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Morocco Sectors

What is Moroccoʼs pathway to limit global warming to 1.5°C?

The transport sector has the highest share of total final consumption of energy in Morocco (around 37% in 2019) and was responsible for over 21% of the country’s GHG emissions in 2018.4,6 Transport in Morocco is powered almost exclusively by imported oil (99% of the fuel mix in 2019).4

With the Government of Morocco estimating a 5% annual growth in fuel consumption for the transport sector, it will result in emissions increasing if still based on fossil fuels.4

To align with 1.5°C compatible pathways, Morocco should reduce the direct annual CO₂ emissions from the transport sector from 19 MtCO₂ in 2019 to between 9-10 MtCO₂ in 2030, and fully decarbonise the sector by 2049-2062. This can be achieved through a rapid electrification, with the share of electricity growing from 1% in 2019, to 5-45% in 2030, and 40-91% by 2050.15

Some scenarios indicate that the share of oil in the transport sector could be reduced to as low as 3% by 2050.

Morocco aims to reduce its transport sector’s emissions by around 5 MtCO₂e by 2030 (relative to BAU levels) through a range of measures outlines in its Third Biennial Update Report.4 These include the expansion of tramways in Rabat and Casablanca; the adoption of Euro 6 emissions standards for new vehicles from January 2024; introduction of a “bonus-malus system” to encourage purchase of low-emission vehicles, and penalisation of the most polluting vehicle models (see the targets section for more information).4 While Morocco has taken some small steps to encourage the uptake of electric vehicles (EVs), including the installation of charging stations on the Tangier-Agadir highway, there are no national targets for the development of electric mobility.7

While the above steps are encouraging, Morocco needs to accelerate and enhance the implementation of such measures to decarbonise the transport sector in a timely fashion. The adoption of electric-powered vehicles and enhanced public transit options are key avenues through which the necessary decarbonisation may be achieved.

1 Ministère de l’Energie, des M. et de l’Environnement, D. de l’Environnement. Contribution Déterminée au Niveau National – Actualisée. (2021).

2 Chargé de l’Environnement. 3éme Communication Nationale du Maroc à la Convention Cadre des Nations Unies sur les Changements Climatiques. (2016).

3 Chargé de l’Environnement. Plan Climat National à horizon 2030. (2020).

4 Département du Développement Durable. 3ème Rapport Biennal Actualisé du Maroc dans le cadre de la CCNUCC. (2022).

5 Département de l’Environnement. 2ème Rapport Biennal Actualisé Dans le cadre de la convention cadre des Nations Unies sur les changements climatiques. (2019).

6 International Energy Agency. Morocco: Data Browser. International Energy Agency. (2022).

7 Climate Action Tracker. Morocco: Policies & action. Climate Action Tracker. (2021).

8 Hatim, Y. Morocco Extends Jorf Lasfar Power Plant Contract With Emirati Company. Morocco World News. (2020).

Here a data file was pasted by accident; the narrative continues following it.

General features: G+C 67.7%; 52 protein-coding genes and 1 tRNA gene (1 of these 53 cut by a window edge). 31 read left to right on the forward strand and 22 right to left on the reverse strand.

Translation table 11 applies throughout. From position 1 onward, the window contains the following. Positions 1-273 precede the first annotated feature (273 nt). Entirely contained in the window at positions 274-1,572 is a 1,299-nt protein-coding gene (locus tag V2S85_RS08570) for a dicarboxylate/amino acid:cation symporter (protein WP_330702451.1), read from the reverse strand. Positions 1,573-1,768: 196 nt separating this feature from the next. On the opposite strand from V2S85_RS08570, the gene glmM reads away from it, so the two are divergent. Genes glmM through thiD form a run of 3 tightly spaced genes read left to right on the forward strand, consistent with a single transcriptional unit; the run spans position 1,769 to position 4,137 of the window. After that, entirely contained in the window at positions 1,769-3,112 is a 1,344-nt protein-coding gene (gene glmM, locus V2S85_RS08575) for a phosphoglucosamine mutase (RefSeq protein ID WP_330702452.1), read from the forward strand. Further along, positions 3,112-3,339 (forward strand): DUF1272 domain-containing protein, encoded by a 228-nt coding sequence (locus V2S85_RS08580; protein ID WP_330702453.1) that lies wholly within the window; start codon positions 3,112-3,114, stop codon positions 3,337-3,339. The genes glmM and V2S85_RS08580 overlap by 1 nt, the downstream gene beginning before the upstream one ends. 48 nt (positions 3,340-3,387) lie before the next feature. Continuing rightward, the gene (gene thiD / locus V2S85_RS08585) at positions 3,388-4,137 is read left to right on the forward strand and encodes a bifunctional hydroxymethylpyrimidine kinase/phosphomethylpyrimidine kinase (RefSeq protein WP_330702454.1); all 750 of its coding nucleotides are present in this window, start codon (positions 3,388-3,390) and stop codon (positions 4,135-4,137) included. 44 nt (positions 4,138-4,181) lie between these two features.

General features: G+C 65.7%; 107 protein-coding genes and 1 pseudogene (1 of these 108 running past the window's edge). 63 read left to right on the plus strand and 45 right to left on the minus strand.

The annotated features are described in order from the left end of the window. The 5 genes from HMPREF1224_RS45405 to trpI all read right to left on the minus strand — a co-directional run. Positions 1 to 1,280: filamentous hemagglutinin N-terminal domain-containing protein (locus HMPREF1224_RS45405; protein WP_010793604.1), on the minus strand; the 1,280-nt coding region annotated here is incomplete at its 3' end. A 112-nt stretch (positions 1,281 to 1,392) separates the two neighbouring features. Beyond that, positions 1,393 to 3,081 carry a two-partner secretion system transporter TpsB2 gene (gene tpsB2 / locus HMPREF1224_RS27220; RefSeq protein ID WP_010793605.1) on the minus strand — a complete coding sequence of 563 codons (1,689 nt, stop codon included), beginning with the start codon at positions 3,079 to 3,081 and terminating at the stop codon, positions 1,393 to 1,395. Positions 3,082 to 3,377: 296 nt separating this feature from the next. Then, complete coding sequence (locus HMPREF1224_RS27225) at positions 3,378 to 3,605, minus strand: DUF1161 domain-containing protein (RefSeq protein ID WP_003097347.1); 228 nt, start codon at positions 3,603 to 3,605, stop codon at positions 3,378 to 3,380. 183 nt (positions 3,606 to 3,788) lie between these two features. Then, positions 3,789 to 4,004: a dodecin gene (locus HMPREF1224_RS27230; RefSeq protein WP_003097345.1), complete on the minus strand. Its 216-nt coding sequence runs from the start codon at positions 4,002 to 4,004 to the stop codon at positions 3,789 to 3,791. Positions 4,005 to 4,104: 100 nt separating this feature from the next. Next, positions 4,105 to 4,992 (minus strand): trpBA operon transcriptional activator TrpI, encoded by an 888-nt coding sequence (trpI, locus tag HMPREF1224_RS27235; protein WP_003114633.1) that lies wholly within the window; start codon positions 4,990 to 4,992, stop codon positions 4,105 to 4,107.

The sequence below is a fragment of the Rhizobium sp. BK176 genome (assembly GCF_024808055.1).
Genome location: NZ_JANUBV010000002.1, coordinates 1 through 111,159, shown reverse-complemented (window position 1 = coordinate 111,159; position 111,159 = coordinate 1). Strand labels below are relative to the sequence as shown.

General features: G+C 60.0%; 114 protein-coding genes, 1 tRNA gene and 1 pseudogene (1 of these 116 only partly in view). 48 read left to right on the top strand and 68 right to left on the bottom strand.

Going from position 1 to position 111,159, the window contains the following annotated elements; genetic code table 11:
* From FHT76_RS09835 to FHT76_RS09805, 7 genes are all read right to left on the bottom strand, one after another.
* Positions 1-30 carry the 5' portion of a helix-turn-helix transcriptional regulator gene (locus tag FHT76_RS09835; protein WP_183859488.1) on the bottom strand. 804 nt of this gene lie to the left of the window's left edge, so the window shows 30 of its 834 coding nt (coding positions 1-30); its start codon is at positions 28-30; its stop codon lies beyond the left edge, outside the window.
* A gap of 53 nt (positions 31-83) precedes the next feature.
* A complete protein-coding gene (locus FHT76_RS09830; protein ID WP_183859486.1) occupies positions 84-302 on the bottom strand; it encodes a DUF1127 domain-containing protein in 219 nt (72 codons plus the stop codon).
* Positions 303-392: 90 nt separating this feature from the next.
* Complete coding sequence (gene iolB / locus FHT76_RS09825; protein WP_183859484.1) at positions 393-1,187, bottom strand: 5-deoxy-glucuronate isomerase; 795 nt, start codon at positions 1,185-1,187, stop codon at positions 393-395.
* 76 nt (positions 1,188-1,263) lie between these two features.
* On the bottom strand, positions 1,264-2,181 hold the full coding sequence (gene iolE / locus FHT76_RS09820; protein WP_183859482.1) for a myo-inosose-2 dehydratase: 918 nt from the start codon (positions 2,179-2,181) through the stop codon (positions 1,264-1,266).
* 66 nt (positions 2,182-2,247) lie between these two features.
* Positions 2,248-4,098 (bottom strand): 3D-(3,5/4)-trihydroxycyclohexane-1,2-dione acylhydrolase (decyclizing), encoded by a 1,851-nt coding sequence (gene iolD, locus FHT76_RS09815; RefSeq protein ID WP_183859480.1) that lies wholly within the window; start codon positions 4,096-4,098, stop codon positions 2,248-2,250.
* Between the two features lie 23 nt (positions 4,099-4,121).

9 Ministry of Economy and Finance. Signing ceremony for the extension of the Power Purchase Agreement of the Jorf Lasfar Thermal Power Plant. Ministry of Economy and Finance. (2020).

10 Climate Action Tracker. Morocco: Targets. Climate Action Tracker. (2021).

11 MAP Ecology. «Forêts du Maroc 2020-2030» : Une stratégie consacrant la vision royale du DD. Agence Marocaine De Presse. (2020).

12 Office National de l’Electricité et de l’Eau portable. Production de l’Electricité. Office National de l’Electricité et de l’Eau portable..

13 Nareva. Our Assets and Projects: Safi Thermal Power Plant. Nareva. (2020).

14 Global cost-effective pathways assessed by the IPCC Special Report 1.5°C tend to include fossil fuel use well beyond the time at which these could be phased out, compared to what is understood from bottom-up approaches, and often rely on rather conservative assumptions in the development of renewable energy technologies. This tends to result in greater reliance on technological CDR than if a faster transition to renewables were achieved. The scenarios available at the time of this analysis focus particularly on BECCS as a net-negative emission technology, and our downscaling methods do not yet take national BECCS potentials into account.

15 It should be noted, however, that an increased share of electricity can only facilitate the decarbonisation of the building sector if the electricity is sourced from renewable energies. The “Power” section of this profile elaborates on the pathways for decarbonisation of Morocco’s power sector.

Moroccoʼs energy mix in the transport sector

petajoule per year

SSP1 Low CDR reliance
SSP1 High CDR reliance
Low energy demand
High energy demand - Low CDR reliance
  • Natural gas
  • Coal
  • Oil and e-fuels
  • Biomass
  • Biogas
  • Biofuel
  • Electricity
  • Heat
  • Hydrogen

Moroccoʼs transport sector direct CO₂ emissions (of energy demand)


  • Historical emissions
  • High energy demand - Low CDR reliance
  • SSP1 Low CDR reliance
  • SSP1 High CDR reliance
  • Low energy demand

1.5°C compatible transport sector benchmarks

Direct CO₂ emissions and shares of electricity, biofuels and hydrogen in the transport final energy demand from illustrative 1.5°C pathways for Morocco

Decarbonised transport sector by
Direct CO₂ emissions
9 to 10
4 to 7
0 to 5
2049 to 2062
Relative to reference year in %
−50 to −48%
−81 to −63%
−98 to −71%
Share of electricity
5 to 45
22 to 79
40 to 91
Share of biofuels
1 to 3
6 to 8
13 to 20
Share of hydrogen
0 to 11
3 to 36
8 to 47